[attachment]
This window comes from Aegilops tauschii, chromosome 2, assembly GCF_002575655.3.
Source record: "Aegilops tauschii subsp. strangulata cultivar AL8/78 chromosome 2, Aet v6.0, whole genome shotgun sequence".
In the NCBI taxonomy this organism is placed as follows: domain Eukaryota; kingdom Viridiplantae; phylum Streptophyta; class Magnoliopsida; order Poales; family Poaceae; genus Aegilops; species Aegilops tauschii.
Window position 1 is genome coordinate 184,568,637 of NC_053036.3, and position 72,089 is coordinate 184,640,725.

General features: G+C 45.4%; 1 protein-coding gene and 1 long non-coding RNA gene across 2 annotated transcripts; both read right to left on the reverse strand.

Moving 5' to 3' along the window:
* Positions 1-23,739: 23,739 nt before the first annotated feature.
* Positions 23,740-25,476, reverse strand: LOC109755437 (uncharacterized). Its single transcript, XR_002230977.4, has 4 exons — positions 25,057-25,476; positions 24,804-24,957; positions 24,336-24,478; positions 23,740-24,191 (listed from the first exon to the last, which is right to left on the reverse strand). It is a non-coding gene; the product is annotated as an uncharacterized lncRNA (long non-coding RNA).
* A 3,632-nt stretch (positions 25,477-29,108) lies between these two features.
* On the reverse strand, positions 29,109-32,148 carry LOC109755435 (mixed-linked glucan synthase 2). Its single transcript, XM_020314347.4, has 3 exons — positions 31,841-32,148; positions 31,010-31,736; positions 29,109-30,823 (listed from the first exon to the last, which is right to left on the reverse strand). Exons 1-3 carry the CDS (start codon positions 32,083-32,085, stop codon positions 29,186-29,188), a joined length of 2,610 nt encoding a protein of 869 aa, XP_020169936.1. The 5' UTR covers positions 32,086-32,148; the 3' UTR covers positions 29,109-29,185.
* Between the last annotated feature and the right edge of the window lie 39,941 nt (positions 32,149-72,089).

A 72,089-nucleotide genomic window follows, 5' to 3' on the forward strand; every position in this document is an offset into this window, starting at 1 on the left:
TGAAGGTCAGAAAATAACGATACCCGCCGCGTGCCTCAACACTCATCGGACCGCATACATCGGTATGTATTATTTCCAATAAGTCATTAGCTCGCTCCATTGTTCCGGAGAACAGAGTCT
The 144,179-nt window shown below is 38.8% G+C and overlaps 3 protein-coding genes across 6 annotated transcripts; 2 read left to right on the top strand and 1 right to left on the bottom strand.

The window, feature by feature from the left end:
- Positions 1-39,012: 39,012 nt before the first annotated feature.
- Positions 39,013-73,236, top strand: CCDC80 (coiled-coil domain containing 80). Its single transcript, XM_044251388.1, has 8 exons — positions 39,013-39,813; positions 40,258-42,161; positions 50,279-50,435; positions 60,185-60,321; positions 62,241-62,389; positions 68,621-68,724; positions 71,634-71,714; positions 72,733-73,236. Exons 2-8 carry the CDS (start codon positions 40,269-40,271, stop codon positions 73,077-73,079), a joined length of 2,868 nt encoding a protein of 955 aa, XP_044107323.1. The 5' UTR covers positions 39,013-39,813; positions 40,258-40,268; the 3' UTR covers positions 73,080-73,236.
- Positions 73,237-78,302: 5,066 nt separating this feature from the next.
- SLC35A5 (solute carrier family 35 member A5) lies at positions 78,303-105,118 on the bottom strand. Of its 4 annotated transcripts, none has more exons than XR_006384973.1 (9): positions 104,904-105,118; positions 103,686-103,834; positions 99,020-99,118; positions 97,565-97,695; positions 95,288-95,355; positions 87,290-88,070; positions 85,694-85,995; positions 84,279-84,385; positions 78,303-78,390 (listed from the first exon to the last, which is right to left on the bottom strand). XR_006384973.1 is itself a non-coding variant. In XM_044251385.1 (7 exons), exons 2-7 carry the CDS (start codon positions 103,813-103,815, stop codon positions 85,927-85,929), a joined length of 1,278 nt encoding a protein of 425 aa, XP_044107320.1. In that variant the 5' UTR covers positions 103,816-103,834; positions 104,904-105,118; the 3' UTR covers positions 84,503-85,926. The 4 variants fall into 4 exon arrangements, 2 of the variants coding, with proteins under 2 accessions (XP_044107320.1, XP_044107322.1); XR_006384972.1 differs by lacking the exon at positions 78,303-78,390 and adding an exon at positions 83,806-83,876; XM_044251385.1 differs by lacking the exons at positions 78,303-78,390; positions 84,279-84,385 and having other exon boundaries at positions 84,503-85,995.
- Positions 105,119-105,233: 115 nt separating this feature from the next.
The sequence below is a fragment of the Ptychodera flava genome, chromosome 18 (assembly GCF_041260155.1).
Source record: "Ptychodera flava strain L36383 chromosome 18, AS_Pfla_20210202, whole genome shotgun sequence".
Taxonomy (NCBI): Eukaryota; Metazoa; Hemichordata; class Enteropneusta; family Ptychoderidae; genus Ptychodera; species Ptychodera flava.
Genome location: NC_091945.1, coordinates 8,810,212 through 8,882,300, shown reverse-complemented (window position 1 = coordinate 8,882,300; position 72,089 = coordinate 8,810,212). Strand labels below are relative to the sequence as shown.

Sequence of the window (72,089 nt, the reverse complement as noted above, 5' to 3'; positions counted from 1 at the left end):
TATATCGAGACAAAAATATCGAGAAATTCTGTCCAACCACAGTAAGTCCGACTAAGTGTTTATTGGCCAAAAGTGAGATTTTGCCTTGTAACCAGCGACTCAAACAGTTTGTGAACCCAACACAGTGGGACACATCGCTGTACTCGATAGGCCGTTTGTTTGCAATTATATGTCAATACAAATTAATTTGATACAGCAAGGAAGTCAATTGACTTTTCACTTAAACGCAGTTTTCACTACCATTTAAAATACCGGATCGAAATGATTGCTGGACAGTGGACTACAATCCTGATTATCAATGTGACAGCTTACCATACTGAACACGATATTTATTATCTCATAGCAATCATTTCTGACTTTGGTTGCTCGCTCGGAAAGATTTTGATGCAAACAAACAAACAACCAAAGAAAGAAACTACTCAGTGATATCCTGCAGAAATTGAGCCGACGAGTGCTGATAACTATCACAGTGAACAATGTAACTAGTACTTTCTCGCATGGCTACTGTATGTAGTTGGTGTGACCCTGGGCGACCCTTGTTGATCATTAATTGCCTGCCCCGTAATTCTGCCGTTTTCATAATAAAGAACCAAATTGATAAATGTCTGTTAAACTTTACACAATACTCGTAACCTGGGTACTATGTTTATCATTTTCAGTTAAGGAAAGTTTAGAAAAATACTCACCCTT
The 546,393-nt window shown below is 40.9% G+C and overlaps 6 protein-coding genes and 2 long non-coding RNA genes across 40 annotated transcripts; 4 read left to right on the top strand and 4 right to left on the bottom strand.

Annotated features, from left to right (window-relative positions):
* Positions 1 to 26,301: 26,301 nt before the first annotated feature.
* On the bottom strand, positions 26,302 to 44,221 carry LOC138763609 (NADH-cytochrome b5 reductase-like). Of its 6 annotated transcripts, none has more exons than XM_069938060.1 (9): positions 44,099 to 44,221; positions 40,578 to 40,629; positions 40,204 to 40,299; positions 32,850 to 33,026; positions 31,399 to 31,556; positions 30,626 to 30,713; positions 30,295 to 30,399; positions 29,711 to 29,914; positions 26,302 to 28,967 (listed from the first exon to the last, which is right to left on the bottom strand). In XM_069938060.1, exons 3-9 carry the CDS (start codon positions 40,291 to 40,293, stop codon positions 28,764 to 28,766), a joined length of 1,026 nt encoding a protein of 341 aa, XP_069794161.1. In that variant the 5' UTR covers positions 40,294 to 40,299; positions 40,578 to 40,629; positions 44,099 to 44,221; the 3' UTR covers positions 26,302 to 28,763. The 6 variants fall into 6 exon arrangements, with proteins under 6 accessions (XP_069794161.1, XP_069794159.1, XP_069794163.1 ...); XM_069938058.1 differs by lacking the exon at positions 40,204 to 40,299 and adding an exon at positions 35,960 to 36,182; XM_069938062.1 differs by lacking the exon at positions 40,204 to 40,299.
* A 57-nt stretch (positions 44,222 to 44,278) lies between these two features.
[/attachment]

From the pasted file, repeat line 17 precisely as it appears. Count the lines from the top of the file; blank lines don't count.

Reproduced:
- Positions 39,013-73,236, top strand: CCDC80 (coiled-coil domain containing 80). Its single transcript, XM_044251388.1, has 8 exons — positions 39,013-39,813; positions 40,258-42,161; positions 50,279-50,435; positions 60,185-60,321; positions 62,241-62,389; positions 68,621-68,724; positions 71,634-71,714; positions 72,733-73,236. Exons 2-8 carry the CDS (start codon positions 40,269-40,271, stop codon positions 73,077-73,079), a joined length of 2,868 nt encoding a protein of 955 aa, XP_044107323.1. The 5' UTR covers positions 39,013-39,813; positions 40,258-40,268; the 3' UTR covers positions 73,080-73,236.